Tell Me What a Leader Is
Author: Dan Bradley
Can you define leadership? I thought I could until I was asked to stand in front of a room full of my coworkers at a leadership seminar and deliver my definition. My description fell along the standard lines – a leader is someone who influences or guides a group of people towards achieving a collective goal. The lecturer must have anticipated my response because he smiled as he clicked the PowerPoint presentation to the next slide and revealed a photo collage of some of history’s most notorious figures (Adolf Hitler and Fidel Castro among them) all of whom very effectively influenced and guided large groups of people towards a common goal.
What he was telling me was clear: my definition of leadership sucked.
Leadership is often viewed with an almost poetic beauty or as idyllic heroism. Everybody wants to be a leader, and everybody wants to HIRE a leader, but if you struggle to define leadership, how do you know that you are a leader? Equally as important, how do you go about hiring more?
Now that you’re examining your own definition of leadership, here’s another question: how do you define a manager? In my experience, people often use the word “manager” to describe an ineffective leader – as in, “He doesn’t actually lead, he just manages.” I’ve heard that phrase time and time again, and in my opinion it’s not only an incorrect definition but a lazy criticism. It lacks the substance required to define (much less disparage) one’s capacity for either leadership or management. All that said, let me guide you with what I think are the simplest definitions of leaders and managers –
Leaders drive change and progress. Managers maintain stability and processes.
Can you see how vastly different, even opposite, those definitions are?
I’ve worked with hundreds of people that call themselves “leaders” and plaster it as a qualification on their resume as if it’s a golden ticket to a promotion. The truth of the matter is that only a small fraction of those self-anointed leaders ever drove change or progress, but those who rarely led were often outstanding managers. Conversely, I’ve worked with people who were fantastic leaders that, according to my definition, were completely incompetent managers.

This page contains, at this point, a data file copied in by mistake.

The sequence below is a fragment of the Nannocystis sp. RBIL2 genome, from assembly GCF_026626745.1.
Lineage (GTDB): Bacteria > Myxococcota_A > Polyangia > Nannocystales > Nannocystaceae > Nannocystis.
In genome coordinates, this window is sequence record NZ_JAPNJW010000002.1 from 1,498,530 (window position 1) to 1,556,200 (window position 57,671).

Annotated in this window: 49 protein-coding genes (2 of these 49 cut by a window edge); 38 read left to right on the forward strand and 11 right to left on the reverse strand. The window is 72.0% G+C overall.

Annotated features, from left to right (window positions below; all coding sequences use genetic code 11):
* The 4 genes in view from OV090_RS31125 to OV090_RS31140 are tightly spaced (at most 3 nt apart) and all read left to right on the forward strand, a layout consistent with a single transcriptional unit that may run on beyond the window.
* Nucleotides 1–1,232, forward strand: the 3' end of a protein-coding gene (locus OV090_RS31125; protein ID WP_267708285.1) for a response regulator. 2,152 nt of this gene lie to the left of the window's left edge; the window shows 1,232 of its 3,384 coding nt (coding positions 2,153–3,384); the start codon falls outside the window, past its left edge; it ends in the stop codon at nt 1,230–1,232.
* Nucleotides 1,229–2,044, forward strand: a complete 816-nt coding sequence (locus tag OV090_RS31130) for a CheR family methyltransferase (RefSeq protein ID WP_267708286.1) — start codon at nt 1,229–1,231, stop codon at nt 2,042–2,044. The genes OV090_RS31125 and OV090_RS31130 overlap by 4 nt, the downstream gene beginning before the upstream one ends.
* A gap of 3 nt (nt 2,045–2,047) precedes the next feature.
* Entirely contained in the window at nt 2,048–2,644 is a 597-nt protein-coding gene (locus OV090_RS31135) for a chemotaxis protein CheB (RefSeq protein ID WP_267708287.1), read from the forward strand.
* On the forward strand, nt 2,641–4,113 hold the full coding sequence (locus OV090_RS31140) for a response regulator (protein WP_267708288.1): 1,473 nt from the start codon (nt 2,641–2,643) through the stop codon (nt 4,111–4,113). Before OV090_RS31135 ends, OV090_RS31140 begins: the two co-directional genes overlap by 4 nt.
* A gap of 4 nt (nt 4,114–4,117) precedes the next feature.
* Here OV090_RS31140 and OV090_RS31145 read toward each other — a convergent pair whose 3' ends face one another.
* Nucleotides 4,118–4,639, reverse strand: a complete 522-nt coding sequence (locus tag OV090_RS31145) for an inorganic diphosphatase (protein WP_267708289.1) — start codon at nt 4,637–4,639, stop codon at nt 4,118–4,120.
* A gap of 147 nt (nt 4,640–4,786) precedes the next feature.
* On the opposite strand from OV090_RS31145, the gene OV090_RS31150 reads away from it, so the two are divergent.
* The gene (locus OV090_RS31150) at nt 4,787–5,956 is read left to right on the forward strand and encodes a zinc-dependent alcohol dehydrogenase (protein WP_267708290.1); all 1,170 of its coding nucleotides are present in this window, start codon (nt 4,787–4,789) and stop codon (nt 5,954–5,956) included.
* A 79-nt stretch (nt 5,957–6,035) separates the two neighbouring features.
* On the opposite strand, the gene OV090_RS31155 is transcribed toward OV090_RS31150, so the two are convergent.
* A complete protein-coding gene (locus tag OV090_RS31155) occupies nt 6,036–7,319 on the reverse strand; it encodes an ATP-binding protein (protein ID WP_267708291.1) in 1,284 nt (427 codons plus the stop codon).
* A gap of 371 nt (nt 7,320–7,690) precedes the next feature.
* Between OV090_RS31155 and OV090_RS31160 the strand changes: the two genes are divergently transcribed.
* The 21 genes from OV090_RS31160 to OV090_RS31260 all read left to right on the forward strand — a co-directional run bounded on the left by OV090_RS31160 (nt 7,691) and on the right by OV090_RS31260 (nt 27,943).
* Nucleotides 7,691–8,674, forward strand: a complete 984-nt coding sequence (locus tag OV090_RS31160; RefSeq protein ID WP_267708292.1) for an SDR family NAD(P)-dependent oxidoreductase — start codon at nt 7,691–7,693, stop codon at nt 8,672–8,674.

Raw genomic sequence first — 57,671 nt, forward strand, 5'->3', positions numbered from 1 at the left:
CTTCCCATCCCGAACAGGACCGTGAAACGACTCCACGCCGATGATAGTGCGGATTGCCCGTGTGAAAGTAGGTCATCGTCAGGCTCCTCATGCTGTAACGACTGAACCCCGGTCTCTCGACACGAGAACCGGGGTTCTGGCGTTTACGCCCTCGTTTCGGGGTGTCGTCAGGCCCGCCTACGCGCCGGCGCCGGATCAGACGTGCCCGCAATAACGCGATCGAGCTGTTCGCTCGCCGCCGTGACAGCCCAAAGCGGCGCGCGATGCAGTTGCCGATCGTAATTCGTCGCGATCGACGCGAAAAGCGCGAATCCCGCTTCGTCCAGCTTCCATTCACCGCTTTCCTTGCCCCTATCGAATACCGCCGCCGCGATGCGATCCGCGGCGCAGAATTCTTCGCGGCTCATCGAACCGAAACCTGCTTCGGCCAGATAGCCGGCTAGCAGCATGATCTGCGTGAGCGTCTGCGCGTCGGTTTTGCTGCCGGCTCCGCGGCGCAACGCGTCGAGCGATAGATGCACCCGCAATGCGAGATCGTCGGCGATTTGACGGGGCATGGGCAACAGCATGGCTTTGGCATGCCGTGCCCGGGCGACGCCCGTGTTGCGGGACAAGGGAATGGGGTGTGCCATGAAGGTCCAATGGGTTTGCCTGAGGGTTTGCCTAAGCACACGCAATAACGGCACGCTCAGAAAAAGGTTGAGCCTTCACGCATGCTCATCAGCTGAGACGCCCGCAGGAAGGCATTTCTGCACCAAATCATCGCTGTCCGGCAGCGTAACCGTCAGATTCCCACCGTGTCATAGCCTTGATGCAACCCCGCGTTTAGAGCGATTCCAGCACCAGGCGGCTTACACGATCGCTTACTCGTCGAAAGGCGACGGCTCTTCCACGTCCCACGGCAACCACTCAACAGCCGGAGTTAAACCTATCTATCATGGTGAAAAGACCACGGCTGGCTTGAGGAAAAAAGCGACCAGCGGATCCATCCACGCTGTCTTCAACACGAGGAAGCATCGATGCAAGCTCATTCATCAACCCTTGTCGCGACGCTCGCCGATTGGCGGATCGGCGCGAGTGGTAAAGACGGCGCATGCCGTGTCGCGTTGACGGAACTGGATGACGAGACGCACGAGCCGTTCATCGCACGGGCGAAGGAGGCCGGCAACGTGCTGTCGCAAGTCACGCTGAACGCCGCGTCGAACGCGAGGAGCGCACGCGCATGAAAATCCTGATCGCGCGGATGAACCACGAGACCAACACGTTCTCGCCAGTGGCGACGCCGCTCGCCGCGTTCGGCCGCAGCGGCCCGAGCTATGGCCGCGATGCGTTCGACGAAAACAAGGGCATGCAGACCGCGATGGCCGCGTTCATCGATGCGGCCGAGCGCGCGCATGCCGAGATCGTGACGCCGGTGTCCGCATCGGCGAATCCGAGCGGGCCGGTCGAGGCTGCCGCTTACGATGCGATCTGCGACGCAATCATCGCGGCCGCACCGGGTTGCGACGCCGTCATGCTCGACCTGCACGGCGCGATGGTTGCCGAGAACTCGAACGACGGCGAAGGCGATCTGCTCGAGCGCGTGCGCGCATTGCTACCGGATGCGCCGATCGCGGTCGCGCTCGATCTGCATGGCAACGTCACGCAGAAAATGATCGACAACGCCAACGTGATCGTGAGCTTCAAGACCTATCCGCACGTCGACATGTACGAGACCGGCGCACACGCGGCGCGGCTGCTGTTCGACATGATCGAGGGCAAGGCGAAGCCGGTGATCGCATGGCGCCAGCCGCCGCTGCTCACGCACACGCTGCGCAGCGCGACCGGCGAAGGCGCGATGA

If you hire someone who is a highly skilled leader and put them in a managerial role, you’re failing them, and you shouldn’t be surprised to see them underperform. If you hire a manager and expect them to lead, you’re going to be sorely disappointed. In either case, their performance (or lack of it) is a result of your mistake, and you can trace the source of that error back to the simple fact that you never took the time to come to your own definition and understanding of the vast differences between the qualities of a leader and the qualities of a manager.
To be clear, it is absolutely possible for someone to be both a skilled leader and a capable manager. These skill sets are not mutually exclusive, but you cannot assume that there is any degree of correlation between the two skill sets. Being a great leader does not inherently increase your capacity to be a qualified manager, or vice versa.
Everyone wants to say they’re a leader, but don’t just take their word for it. Ask them if they know what it means — and then hold them to their own definition.
After graduating from the Air Force Academy, Dan served for over five years as an officer in the elite Tactical Air Control Party (TACP) community within Air Force Special Warfare. In that time, he became qualified as an Air Liaison Officer (ALO) and a Joint Terminal Attack Controller (JTAC), rising quickly to be entrusted with prominent leadership, management, and director roles. Dan partnered with EF Overwatch in 2019 and now works as the Director of Sales for Kahn Mechanical Contractors, a commercial HVAC company in Dallas. He and his wife Lauren live in Flower Mound, Texas.